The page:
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Dimitris Plantzos


Dimitris Plantzos is Professor of Classical Archaeology at the Department of History and Archaeology (Section of Archaeology and History of Art) of the School of Philosophy, at the National & Kapodistrian University of Athens. His research interests include ancient Greek art, archaeological theory, and modern receptions of classical culture. He has authored several monographs on classical art and its reception, as well as numerous articles and studies published in local and international scholarly journals, collective volumes, special journal issues, and university blogs. He has written entries for the Macmillan Dictionary of Art and the Oxford Classical Dictionary. He is the director of the Research Institute for Digital Humanities at the University of Athens, co-director of the Argos Orestikon University Excavation, and a member of the international archaeological mission to the Ptolemaic Cemetery of Shatby in Alexandria, Egypt.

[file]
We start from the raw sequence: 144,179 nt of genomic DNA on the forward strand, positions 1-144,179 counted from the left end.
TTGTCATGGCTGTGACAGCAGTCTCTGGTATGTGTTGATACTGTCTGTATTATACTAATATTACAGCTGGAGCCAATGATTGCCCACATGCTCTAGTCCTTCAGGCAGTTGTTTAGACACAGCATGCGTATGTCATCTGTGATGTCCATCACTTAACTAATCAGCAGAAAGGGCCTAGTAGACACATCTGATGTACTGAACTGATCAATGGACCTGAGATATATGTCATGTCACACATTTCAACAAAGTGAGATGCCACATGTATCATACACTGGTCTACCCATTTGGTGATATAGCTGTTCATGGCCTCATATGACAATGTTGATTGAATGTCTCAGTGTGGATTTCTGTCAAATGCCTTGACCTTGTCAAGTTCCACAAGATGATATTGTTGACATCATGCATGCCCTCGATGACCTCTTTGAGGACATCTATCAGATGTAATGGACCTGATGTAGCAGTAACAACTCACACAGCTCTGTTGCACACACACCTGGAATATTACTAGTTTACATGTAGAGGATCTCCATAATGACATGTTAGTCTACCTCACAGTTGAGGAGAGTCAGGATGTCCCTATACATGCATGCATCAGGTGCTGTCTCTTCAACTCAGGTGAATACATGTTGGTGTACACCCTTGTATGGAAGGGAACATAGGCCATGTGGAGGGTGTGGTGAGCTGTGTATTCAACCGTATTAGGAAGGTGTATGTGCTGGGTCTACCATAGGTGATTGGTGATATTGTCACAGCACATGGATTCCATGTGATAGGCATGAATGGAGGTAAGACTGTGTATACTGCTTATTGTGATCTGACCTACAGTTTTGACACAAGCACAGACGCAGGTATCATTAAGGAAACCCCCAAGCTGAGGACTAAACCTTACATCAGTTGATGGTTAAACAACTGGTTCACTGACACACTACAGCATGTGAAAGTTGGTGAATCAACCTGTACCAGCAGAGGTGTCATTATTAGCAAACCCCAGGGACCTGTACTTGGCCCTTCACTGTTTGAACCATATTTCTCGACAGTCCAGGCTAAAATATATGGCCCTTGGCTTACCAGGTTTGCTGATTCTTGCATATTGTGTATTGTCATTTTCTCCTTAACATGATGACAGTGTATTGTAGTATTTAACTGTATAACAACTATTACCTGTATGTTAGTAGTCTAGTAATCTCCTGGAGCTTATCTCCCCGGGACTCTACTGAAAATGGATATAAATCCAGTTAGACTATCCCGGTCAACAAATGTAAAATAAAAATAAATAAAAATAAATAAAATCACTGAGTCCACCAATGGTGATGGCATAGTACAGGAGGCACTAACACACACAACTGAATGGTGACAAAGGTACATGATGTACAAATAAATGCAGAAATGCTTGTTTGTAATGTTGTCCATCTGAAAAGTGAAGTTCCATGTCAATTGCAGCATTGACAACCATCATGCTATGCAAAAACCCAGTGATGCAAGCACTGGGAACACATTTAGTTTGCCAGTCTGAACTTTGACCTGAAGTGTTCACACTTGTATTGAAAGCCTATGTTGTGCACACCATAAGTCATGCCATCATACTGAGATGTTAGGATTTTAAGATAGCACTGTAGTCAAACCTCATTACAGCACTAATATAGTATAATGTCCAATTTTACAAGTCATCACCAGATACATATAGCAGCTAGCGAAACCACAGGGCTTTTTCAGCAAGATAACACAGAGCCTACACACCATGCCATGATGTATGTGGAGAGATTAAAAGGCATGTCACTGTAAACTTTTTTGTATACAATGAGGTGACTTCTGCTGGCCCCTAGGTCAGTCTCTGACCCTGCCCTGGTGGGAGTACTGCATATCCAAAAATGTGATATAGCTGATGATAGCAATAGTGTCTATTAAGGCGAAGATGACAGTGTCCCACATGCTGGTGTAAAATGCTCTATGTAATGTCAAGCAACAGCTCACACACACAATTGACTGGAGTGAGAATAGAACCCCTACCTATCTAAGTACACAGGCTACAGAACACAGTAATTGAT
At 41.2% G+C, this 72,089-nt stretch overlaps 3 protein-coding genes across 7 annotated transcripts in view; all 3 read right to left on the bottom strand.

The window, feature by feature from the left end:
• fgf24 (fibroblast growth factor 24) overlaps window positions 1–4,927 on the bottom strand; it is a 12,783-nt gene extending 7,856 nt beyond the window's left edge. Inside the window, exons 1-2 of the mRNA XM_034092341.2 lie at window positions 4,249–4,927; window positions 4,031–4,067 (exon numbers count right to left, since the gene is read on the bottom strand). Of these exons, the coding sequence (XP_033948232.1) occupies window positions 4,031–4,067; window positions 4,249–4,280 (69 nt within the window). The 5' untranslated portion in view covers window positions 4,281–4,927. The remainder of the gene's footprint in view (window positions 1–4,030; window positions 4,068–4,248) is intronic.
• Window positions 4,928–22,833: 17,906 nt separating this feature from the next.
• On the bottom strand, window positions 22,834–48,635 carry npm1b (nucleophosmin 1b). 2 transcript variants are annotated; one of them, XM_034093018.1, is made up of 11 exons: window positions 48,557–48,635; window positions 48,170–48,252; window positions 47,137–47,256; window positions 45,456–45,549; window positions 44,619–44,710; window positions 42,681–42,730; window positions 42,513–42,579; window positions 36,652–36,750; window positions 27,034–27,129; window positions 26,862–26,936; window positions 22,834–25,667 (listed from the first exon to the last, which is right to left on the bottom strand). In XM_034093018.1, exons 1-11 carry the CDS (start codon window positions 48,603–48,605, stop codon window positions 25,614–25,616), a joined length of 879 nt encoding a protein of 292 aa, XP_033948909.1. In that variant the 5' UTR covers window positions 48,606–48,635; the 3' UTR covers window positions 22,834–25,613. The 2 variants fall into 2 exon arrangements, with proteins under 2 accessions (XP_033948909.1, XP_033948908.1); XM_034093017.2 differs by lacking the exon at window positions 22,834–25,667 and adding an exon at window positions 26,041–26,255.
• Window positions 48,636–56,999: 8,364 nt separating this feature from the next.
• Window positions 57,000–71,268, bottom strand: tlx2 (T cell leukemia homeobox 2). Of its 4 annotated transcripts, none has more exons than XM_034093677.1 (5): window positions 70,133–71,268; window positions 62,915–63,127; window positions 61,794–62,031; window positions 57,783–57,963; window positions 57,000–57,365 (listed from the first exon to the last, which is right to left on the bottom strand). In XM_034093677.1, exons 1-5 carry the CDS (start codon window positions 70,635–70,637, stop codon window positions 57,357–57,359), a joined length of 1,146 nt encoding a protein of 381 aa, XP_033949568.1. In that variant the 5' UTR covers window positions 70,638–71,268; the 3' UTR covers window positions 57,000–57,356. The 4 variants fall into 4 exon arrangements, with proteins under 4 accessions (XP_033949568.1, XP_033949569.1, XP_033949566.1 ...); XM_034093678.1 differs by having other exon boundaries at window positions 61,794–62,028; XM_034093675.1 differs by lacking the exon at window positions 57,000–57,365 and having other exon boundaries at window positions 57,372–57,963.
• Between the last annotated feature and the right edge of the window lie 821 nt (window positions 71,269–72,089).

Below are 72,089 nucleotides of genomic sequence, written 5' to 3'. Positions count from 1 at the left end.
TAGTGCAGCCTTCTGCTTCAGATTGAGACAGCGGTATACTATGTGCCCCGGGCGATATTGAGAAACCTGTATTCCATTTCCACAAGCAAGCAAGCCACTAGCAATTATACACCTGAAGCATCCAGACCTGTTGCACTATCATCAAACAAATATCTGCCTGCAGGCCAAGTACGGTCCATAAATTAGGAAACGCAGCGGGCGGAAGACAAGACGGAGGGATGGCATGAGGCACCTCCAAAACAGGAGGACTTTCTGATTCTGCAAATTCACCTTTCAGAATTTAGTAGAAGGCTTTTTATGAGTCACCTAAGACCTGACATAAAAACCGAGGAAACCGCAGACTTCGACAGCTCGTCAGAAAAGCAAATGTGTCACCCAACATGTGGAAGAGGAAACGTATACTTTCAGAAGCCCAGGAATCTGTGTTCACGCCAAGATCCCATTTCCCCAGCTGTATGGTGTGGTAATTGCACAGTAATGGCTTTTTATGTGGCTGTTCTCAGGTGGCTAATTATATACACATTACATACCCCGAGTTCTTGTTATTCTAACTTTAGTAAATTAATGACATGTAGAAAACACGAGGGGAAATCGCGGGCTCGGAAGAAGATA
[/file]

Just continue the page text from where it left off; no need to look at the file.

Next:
Celebrating the completion of a three-year long project on the construction of knowledge in archaeology and art history in Southeastern Europe, this paper turns its attention to what may nowadays showcase itself as an “alterative” take on local / national history, but often enough emerge as the new orthodoxy. Part of the “Balkan disease” that has seemingly afflicted national(ist) historiographies across the region, a series of glorious, yet often elusive ancestors – Thracians, Dacians, Illyrians, Paeonians, Dardanians, Macedonians, not to mention the Greeks themselves – have been thoroughly imagined, imaged, and in the end archaeologically constructed to serve as vehicles of present-day politics. The aim of this paper is to draft a set of conclusions on the mechanisms through which such invention and rehabilitation of ancestral excellence has been effected, and on the roles state archaeology has played in this process (or not, as the case may be). It is upon such grassroots archaeopolitics, the paper maintains, that local, national, and regional histories tend to be mounted in our era.